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SEC Filings

AGNC INVESTMENT CORP. filed this Form 10-K on 02/27/2017
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management contract without cause, we would have been obligated to pay management fees through our existing renewal term (plus an additional one year period if we had not provided notice of non-renewal at least 180-days prior to the completion of the then current renewal term) and a termination fee equal to three times our average annual management during the preceding 24-month period. We would have also been precluded from hiring any of the employees for a two year period following termination who had worked for ACAS or any of its affiliates, including our Manager, at any point over the prior two year period.
As of December 31, 2016, we had 54 full-time employees.
Exemption from Regulation under the Investment Company Act
We conduct our business so as not to become regulated as an investment company under the Investment Company Act, in reliance on the exemption provided by Section 3(c)(5)(C) of the Investment Company Act. As long as we qualify for this exemption, we will not be subject to leverage and other restrictions imposed on regulated investment companies, which would significantly reduce our ability to use leverage. Section 3(c)(5)(C), as interpreted by the staff of the SEC, requires us to invest at least 55% of our assets in "mortgages and other liens on and interest in real estate" or "qualifying real estate interests" and at least 80% of our assets in qualifying real estate interests and "real estate-related assets." In satisfying this 55% requirement, based on pronouncements of the SEC staff and in certain instances our own judgment, we treat Agency RMBS issued with respect to an underlying pool of mortgage loans in which we hold all of the certificates issued by the pool ("whole pool" securities) as qualifying real estate interests. We typically treat "partial pool" and other mortgage securities where we hold less than all of the certificates issued by the pool as real estate-related assets.
Real Estate Investment Trust Requirements
We have elected to be taxed as a REIT under the Internal Revenue Code. As long as we qualify as a REIT, we generally will not be subject to U.S. federal or state corporate income tax on our taxable net income to the extent that we annually distribute all of our taxable net income to stockholders within the time limits prescribed by the Internal Revenue Code. Qualification and taxation as a REIT depends on our ability to meet on a continuing basis various qualification requirements imposed upon REITs by the Internal Revenue Code, including satisfying certain organizational requirements, an annual distribution requirement and quarterly asset and annual income tests. The REIT asset and income tests are of particular significance as they restrict the extent to which we can invest in certain types of securities and conduct certain hedging activities within the REIT. Consequently, we may be required to limit these activities or conduct them through a TRS. We believe that we have been organized and operate in such a manner as to qualify for taxation as a REIT.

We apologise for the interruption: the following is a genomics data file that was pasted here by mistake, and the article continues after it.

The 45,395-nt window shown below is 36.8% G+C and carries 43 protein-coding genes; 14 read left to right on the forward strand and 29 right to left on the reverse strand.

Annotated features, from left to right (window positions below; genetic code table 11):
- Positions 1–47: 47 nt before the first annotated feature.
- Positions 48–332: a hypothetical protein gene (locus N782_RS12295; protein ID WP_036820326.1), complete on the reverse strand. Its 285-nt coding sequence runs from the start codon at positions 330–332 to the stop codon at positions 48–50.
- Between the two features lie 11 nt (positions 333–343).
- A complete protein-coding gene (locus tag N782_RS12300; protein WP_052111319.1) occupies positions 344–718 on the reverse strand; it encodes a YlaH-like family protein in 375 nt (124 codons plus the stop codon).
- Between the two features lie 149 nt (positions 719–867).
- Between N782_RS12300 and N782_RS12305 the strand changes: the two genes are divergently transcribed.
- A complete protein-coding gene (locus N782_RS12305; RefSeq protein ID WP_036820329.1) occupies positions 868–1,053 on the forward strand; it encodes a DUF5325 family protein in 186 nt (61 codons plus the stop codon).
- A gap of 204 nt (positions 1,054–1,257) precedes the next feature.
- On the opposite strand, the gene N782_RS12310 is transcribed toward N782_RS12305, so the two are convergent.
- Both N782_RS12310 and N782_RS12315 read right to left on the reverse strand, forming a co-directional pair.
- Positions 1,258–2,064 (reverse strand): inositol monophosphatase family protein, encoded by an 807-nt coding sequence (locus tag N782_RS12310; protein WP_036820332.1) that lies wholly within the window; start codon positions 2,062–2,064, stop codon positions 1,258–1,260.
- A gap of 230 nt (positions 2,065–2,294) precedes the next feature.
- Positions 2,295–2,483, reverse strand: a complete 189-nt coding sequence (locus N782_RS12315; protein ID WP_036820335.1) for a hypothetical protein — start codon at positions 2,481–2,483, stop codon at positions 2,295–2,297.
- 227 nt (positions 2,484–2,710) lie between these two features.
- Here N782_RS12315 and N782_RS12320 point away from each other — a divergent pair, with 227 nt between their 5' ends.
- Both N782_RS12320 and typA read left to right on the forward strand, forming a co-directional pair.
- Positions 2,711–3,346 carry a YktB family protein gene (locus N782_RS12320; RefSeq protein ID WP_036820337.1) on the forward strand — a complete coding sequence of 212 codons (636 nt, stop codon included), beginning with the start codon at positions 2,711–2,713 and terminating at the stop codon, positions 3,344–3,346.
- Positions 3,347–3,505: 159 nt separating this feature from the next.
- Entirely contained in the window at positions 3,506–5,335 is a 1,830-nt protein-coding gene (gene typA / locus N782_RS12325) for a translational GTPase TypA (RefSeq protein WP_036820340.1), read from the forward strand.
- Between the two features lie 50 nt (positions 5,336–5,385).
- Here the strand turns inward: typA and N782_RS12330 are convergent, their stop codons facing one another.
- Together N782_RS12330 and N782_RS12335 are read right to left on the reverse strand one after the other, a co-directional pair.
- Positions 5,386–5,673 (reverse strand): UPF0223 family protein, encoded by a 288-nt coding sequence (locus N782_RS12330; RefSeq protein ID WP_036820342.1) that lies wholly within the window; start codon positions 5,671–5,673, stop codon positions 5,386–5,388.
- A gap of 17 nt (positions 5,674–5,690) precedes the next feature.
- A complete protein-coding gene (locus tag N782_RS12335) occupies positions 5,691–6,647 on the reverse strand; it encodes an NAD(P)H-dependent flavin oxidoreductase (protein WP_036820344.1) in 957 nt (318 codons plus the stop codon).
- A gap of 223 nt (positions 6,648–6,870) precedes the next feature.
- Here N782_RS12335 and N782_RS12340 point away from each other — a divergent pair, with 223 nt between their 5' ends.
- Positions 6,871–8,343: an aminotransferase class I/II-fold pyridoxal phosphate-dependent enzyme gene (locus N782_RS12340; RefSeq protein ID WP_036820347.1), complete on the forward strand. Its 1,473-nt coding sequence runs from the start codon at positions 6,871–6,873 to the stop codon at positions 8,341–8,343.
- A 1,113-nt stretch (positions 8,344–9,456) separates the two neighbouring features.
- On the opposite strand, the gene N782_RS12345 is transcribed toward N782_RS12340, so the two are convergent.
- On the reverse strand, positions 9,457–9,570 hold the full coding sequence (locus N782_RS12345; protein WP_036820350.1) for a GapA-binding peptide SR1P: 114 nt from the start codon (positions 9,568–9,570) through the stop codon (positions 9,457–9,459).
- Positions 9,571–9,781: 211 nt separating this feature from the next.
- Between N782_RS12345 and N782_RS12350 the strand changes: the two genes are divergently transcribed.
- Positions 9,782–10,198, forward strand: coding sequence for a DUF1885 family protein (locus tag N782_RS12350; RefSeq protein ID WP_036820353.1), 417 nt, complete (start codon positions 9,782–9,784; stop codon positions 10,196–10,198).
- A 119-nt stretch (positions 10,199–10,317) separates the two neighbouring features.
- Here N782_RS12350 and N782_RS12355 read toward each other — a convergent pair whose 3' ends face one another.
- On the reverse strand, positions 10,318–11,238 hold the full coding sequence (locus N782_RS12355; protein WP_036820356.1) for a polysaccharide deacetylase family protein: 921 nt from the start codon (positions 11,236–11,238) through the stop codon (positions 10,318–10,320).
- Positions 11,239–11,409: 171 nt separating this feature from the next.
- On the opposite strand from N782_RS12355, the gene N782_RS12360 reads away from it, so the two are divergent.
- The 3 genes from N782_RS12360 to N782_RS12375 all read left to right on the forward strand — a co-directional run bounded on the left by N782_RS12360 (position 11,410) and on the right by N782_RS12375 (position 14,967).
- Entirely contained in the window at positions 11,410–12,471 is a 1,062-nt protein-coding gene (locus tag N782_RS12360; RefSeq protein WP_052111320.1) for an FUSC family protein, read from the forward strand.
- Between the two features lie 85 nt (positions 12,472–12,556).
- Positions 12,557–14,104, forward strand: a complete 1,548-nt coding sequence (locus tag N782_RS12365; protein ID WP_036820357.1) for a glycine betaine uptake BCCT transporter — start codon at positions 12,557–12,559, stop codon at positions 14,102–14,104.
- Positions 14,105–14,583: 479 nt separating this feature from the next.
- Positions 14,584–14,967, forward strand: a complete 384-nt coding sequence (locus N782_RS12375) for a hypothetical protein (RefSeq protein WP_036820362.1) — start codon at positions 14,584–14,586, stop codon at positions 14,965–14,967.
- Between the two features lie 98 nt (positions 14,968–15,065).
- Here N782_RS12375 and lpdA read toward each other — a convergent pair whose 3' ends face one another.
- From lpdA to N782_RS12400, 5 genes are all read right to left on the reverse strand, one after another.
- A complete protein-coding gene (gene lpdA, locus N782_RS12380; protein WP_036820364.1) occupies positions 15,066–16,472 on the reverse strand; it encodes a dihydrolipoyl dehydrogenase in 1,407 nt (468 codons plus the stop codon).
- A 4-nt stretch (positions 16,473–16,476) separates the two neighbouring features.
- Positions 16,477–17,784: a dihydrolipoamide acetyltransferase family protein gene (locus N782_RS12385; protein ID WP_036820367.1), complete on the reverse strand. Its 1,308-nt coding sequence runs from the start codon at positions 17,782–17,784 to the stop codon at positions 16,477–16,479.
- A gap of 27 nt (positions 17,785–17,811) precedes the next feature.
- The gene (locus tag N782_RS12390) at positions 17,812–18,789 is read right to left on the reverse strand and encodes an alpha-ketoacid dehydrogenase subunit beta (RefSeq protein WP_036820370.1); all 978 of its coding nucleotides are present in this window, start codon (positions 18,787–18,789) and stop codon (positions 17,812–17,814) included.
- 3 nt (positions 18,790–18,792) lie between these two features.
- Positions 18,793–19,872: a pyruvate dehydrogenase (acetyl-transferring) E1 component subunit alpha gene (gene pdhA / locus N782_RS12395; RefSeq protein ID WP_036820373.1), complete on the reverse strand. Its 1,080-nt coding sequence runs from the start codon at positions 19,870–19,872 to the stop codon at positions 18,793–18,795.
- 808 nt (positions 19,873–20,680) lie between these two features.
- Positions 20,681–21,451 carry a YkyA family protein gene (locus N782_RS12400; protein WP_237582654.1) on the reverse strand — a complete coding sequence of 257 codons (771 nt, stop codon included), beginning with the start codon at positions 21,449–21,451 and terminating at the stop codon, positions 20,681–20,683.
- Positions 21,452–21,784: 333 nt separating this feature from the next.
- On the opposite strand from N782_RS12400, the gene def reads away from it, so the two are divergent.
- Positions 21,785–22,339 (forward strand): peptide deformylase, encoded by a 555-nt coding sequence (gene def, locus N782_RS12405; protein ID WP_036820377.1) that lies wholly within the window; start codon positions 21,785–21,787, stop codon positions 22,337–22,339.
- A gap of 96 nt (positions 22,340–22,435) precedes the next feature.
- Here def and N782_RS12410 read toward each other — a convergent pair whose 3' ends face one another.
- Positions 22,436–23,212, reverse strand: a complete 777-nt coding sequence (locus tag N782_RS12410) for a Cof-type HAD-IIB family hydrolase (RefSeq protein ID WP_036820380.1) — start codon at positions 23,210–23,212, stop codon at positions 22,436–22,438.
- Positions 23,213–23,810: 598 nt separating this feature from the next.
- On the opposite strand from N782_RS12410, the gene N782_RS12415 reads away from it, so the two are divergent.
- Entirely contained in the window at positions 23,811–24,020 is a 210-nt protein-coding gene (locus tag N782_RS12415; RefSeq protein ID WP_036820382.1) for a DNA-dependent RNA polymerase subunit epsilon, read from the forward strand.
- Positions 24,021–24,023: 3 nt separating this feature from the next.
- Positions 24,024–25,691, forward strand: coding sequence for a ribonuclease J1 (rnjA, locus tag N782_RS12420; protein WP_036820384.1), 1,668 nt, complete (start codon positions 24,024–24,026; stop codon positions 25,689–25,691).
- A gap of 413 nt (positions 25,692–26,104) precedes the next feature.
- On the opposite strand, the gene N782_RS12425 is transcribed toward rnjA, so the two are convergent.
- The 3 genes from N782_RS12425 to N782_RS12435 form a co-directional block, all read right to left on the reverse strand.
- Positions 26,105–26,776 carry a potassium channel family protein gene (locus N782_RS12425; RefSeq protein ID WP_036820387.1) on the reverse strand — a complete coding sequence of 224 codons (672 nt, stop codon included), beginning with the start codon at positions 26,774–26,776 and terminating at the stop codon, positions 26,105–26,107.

Income Tests
In order to continue to qualify as a REIT, we must satisfy two gross income requirements on an annual basis.
At least 75% of our gross income for each taxable year generally must be derived from investments in real property or mortgages on real property.
At least 95% of our gross income in each taxable year generally must be derived from some combination of income that qualifies under the 75% gross income test described above, as well as other dividends, interest, and gains from the sale or disposition of stock or securities, which need not have any relation to real property.
Interest income constitutes qualifying mortgage interest for purposes of the 75% gross income test described above to the extent that the obligation upon which such interest is paid is secured by a mortgage on real property. We expect that substantially all of our income from our Agency and non-Agency MBS will continue to be qualifying income for purposes of the 75% gross income test. Income from CRT securities is treated as non-qualifying income for the 75% gross income test, which potentially limits our ability to invest in CRT securities. There is no direct authority with respect to the qualification of income or gains from TBAs as gains from the sale of real estate assets or other qualifying income for purposes of the 75% gross income test. We treat gains from TBAs as qualifying income for purposes of the 75% gross income test and we treat TBAs as qualifying assets for purposes of the 75% asset test described below based on an opinion of legal counsel. Income and gains that we derive from instruments that we use to hedge the interest rate risk associated with our borrowings incurred to acquire real estate assets will generally be excluded from both the numerator and the denominator for purposes of the 75% and 95% gross income test, provided that specified requirements are met.
Asset Tests
At the close of each calendar quarter, we must satisfy four tests relating to the nature of our assets.


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